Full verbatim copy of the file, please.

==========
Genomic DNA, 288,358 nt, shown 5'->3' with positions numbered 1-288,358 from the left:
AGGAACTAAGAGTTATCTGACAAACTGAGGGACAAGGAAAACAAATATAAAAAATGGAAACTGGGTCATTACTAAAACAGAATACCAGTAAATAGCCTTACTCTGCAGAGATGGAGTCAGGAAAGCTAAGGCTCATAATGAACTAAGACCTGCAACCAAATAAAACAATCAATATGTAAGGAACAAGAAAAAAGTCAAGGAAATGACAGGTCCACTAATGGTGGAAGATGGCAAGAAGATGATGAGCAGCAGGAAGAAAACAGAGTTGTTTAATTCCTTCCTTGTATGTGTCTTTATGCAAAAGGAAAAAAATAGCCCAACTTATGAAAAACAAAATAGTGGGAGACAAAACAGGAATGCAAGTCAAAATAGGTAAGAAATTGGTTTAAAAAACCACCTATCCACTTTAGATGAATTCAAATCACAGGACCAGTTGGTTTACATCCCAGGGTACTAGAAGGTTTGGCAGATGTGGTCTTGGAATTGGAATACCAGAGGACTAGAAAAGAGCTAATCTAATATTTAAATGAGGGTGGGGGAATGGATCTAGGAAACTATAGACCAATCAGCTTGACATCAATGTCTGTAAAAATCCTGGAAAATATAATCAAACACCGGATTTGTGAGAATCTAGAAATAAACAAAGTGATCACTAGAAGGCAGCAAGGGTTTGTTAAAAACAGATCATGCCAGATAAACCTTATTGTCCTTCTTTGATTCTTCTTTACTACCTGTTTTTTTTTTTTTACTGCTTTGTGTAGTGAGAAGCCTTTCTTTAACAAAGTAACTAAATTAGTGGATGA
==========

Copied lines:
Genomic DNA, 288,358 nt, shown 5'->3' with positions numbered 1-288,358 from the left:
AGGAACTAAGAGTTATCTGACAAACTGAGGGACAAGGAAAACAAATATAAAAAATGGAAACTGGGTCATTACTAAAACAGAATACCAGTAAATAGCCTTACTCTGCAGAGATGGAGTCAGGAAAGCTAAGGCTCATAATGAACTAAGACCTGCAACCAAATAAAACAATCAATATGTAAGGAACAAGAAAAAAGTCAAGGAAATGACAGGTCCACTAATGGTGGAAGATGGCAAGAAGATGATGAGCAGCAGGAAGAAAACAGAGTTGTTTAATTCCTTCCTTGTATGTGTCTTTATGCAAAAGGAAAAAAATAGCCCAACTTATGAAAAACAAAATAGTGGGAGACAAAACAGGAATGCAAGTCAAAATAGGTAAGAAATTGGTTTAAAAAACCACCTATCCACTTTAGATGAATTCAAATCACAGGACCAGTTGGTTTACATCCCAGGGTACTAGAAGGTTTGGCAGATGTGGTCTTGGAATTGGAATACCAGAGGACTAGAAAAGAGCTAATCTAATATTTAAATGAGGGTGGGGGAATGGATCTAGGAAACTATAGACCAATCAGCTTGACATCAATGTCTGTAAAAATCCTGGAAAATATAATCAAACACCGGATTTGTGAGAATCTAGAAATAAACAAAGTGATCACTAGAAGGCAGCAAGGGTTTGTTAAAAACAGATCATGCCAGATAAACCTTATTGTCCTTCTTTGATTCTTCTTTACTACCTGTTTTTTTTTTTTTACTGCTTTGTGTAGTGAGAAGCCTTTCTTTAACAAAGTAACTAAATTAGTGGATGA